There was a finding that the pipe when put under pressure leaked in not more than 12 places, some due to improper workmanship, in installation, and others due to pin holes in the pipe; that not more than 100 feet of pipe was defective, and that the same was replaced by plaintiff with sound pipe. Defendants question the finding that plaintiff replaced the defective pipe. There was evidence that plaintiff delivered on the job sufficient sound pipe to replace all defective sections, although the same was not used by defendants.
The complaint contained a common count for the value of materials sold, and also one on an open book account. The allegations of these causes of action were found to be true. It is contended that the findings are in irreconcilable conflict, in that plaintiff was allowed to recover on an express contract and also on an implied contract, although it is conceded by defendants that the objection would be untenable if the findings establish liability under an express contract. Since the findings justify recovery on the express contract and are supported by the evidence, the findings as to the implied contracts are redundant and should be disregarded. Provident Land Corp. v. Bartlett, 72 Cal.App.2d 672, 165 P.2d 469.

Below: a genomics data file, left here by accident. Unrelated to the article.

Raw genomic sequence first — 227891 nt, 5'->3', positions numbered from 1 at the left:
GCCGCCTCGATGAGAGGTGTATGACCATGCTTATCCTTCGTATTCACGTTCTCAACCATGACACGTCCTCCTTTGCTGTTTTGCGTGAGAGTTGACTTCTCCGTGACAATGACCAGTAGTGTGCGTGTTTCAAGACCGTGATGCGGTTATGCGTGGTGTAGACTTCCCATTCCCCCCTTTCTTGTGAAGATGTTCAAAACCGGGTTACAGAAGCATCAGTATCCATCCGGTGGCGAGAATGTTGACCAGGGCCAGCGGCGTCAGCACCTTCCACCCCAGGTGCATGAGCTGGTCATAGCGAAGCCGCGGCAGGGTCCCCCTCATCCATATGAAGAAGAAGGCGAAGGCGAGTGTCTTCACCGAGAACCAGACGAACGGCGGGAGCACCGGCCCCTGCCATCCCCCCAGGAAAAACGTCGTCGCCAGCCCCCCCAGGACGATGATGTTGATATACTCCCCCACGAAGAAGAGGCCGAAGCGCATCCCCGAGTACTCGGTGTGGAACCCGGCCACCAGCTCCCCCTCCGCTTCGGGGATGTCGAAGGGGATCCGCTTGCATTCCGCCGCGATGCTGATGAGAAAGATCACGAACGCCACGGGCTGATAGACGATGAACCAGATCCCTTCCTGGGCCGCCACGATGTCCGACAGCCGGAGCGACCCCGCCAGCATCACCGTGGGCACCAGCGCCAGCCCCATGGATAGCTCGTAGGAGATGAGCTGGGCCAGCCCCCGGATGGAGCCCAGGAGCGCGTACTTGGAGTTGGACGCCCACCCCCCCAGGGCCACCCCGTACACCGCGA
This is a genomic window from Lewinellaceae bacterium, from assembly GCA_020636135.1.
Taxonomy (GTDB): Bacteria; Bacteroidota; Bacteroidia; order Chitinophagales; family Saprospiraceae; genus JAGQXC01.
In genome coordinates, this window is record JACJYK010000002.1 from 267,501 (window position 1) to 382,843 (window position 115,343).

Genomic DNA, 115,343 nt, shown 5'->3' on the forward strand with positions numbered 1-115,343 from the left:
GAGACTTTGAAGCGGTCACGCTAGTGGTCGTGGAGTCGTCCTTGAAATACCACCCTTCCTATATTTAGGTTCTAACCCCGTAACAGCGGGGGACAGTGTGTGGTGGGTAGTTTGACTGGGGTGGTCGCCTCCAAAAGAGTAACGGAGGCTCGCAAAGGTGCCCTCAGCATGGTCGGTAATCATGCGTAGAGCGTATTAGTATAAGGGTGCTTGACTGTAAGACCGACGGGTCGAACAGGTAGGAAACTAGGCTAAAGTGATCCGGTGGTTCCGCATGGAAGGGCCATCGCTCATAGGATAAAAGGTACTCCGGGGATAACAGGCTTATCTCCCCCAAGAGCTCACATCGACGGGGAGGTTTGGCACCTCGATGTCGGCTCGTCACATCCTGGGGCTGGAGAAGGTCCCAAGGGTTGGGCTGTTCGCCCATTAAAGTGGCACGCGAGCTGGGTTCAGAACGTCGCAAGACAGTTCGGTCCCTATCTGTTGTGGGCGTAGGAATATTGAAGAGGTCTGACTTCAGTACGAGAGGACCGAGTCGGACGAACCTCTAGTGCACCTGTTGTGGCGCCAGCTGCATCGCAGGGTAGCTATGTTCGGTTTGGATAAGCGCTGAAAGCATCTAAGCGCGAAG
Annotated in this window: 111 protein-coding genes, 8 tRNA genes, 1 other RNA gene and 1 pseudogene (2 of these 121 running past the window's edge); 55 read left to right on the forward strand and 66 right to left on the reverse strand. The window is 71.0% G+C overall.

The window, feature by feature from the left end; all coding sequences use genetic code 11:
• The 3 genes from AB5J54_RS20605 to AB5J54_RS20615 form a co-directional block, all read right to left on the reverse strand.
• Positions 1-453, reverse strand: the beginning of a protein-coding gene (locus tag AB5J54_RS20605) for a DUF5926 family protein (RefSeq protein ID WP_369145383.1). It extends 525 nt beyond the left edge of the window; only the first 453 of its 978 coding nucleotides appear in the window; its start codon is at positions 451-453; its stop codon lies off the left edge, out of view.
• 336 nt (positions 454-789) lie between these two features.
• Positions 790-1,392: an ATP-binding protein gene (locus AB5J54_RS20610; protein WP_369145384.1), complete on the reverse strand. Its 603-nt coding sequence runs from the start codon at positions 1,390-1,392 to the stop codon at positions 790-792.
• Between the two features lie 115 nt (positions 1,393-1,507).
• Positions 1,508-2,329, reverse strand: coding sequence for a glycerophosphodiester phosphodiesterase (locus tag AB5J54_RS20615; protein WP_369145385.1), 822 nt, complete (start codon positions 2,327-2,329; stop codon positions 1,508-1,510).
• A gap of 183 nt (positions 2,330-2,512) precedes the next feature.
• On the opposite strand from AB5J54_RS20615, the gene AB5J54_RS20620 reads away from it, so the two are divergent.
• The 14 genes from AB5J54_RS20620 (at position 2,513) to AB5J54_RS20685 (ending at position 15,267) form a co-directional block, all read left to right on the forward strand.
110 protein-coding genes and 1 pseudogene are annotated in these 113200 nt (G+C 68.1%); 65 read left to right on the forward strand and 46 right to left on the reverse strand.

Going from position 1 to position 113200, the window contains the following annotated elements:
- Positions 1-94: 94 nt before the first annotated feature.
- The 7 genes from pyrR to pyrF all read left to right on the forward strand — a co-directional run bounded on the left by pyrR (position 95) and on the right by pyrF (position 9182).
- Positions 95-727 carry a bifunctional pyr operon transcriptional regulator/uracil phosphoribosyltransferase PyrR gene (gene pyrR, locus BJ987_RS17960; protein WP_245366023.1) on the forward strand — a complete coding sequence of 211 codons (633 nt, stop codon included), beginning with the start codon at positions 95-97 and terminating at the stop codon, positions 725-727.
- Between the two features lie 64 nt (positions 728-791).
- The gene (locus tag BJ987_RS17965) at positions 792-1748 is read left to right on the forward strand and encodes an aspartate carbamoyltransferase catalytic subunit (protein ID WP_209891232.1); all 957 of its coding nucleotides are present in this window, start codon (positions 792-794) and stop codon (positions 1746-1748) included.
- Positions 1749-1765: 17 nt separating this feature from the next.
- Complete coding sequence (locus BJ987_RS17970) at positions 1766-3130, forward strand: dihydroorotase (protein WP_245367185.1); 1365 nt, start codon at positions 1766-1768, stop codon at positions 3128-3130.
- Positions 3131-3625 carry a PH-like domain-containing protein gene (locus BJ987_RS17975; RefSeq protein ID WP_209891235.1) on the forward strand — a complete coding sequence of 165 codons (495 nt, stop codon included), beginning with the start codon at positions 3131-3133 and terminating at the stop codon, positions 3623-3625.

Although the allegations of the cross-complaint as to breach of contract and breach of warranty are negatived by the findings to which we have referred, there were express findings that those allegations of the cross-complaint were untrue. The judgment has support in the findings which, in turn, are supported by the evidence.
The judgment is affirmed.
SHINN, Presiding Justice.
PARKER WOOD and VALLÉE, JJ., concur.